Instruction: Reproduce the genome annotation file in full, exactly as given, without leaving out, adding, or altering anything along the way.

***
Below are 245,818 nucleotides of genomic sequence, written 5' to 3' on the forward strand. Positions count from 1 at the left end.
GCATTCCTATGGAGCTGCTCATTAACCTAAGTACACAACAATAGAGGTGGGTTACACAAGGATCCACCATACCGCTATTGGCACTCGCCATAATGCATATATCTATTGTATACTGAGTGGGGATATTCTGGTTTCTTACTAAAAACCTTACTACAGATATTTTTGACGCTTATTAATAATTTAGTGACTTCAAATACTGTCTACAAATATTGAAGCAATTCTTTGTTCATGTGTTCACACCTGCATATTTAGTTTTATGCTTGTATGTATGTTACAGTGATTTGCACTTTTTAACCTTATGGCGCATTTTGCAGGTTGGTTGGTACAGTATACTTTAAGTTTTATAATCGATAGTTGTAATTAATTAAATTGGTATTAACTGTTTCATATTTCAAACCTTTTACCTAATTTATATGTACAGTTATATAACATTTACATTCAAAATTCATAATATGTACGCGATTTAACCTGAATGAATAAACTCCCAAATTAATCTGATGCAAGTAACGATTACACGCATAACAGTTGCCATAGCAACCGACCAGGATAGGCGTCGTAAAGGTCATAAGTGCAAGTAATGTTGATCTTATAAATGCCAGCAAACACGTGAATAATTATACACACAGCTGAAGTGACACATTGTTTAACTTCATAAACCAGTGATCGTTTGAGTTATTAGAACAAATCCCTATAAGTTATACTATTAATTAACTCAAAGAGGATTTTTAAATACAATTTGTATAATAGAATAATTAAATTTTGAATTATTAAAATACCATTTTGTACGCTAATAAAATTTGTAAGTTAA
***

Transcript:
Below are 245,818 nucleotides of genomic sequence, written 5' to 3' on the forward strand. Positions count from 1 at the left end.
GCATTCCTATGGAGCTGCTCATTAACCTAAGTACACAACAATAGAGGTGGGTTACACAAGGATCCACCATACCGCTATTGGCACTCGCCATAATGCATATATCTATTGTATACTGAGTGGGGATATTCTGGTTTCTTACTAAAAACCTTACTACAGATATTTTTGACGCTTATTAATAATTTAGTGACTTCAAATACTGTCTACAAATATTGAAGCAATTCTTTGTTCATGTGTTCACACCTGCATATTTAGTTTTATGCTTGTATGTATGTTACAGTGATTTGCACTTTTTAACCTTATGGCGCATTTTGCAGGTTGGTTGGTACAGTATACTTTAAGTTTTATAATCGATAGTTGTAATTAATTAAATTGGTATTAACTGTTTCATATTTCAAACCTTTTACCTAATTTATATGTACAGTTATATAACATTTACATTCAAAATTCATAATATGTACGCGATTTAACCTGAATGAATAAACTCCCAAATTAATCTGATGCAAGTAACGATTACACGCATAACAGTTGCCATAGCAACCGACCAGGATAGGCGTCGTAAAGGTCATAAGTGCAAGTAATGTTGATCTTATAAATGCCAGCAAACACGTGAATAATTATACACACAGCTGAAGTGACACATTGTTTAACTTCATAAACCAGTGATCGTTTGAGTTATTAGAACAAATCCCTATAAGTTATACTATTAATTAACTCAAAGAGGATTTTTAAATACAATTTGTATAATAGAATAATTAAATTTTGAATTATTAAAATACCATTTTGTACGCTAATAAAATTTGTAAGTTAA